Train Travel

Vermont commuters taking to the tracks; service may expand

Elodie Reed

By Elodie Reed

Staff Writer

Just
The Facts

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‘With the price of gas, it’s coming back.’

- Bob Giordano, station caretaker

ST. ALBANS CITY — As passenger Peggy Newbury put it, a $12 Amtrak ticket to ride anywhere in the state is just too good of a deal to pass up. “Heck, I’ll take advantage of it,” she said.

Newbury, a 56-year-old Fairfield resident who was planning on visiting her husband down in Brattleboro where he works, was one of the four ticket holders for the Wednesday morning Vermonter out of St. Albans.

“It’s my first time,” Newbury said.

Newbury said if the train offered more scheduled times, she might use it more frequently in lieu of driving. “I guess it would depend on the schedule.”

Newbury is not the only new Amtrak passenger to catch the train at the St. Albans station recently. According to station caretaker Bob Giordano, ridership has been on the steady rise for the past five years.

“It’s coming back,” he said of train commuting. “With the price of gas, it’s coming back.”

As of now, the St. Albans station sees up to 15 passengers a day, and it saw a total of 3,592 in 2013. Giordano sees all of them. “Rain or shine, 7 days a week, the station is open,” he said.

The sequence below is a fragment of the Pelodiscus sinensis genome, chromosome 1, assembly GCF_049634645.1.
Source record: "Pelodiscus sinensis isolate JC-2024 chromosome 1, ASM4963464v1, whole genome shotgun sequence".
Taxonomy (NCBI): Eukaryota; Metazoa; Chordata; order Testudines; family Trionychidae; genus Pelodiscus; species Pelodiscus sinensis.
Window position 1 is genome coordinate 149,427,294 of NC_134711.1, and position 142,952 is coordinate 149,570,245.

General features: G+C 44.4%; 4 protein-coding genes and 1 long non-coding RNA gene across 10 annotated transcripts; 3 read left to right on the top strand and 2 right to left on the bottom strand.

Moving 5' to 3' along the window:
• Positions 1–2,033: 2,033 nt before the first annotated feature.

Giordano said he likes his job, which requires him to be at the station everyday, one hour before both the 8:58 a.m. departure and the 9 p.m. arrival. He’s been caretaker for six years. “It’s very nice meeting people,” he said of the various business travelers, vacationers and commuters that pass through. “You see some happy faces and some sad faces leaving here.”

Changes

The local train station is currently a little worse for wear, with posters and other items stacked against the walls on the inside and orange netting and ribbons decorating the outside of the little brick building.

As part of a $2.7 million investment made by Amtrak in 2012, the St. Albans station is in the midst of a make over: a new platform running between Lake Street and the station was completed recently, and the station itself is being renovated in order to make it compliant with the Americans with Disabilities Act.

The renovations are expected to be complete in June. “That’s why you see all the mess,” Giordano said.

The train tracks themselves are also undergoing change. Vermont received a $7.9 million federal grant in 2012 to upgrade and rehabilitate the tracks between St. Albans and Alburgh.  At the moment, St. Albans is the northernmost Vermont stop for Amtrak.

It may not be for long, though. With the tracks upgrade, there may be more room for considering a northward extension of the Vermonter. “This [train] is in the process of going back to Montreal,” Giordano said.

The trans-country service was originally stopped in 1995, but perhaps by 2015, said Giordano, the Vermonter could be traveling north again.

“This is the end of the line,” Giordano said. “[At least], before it goes to Montreal.”

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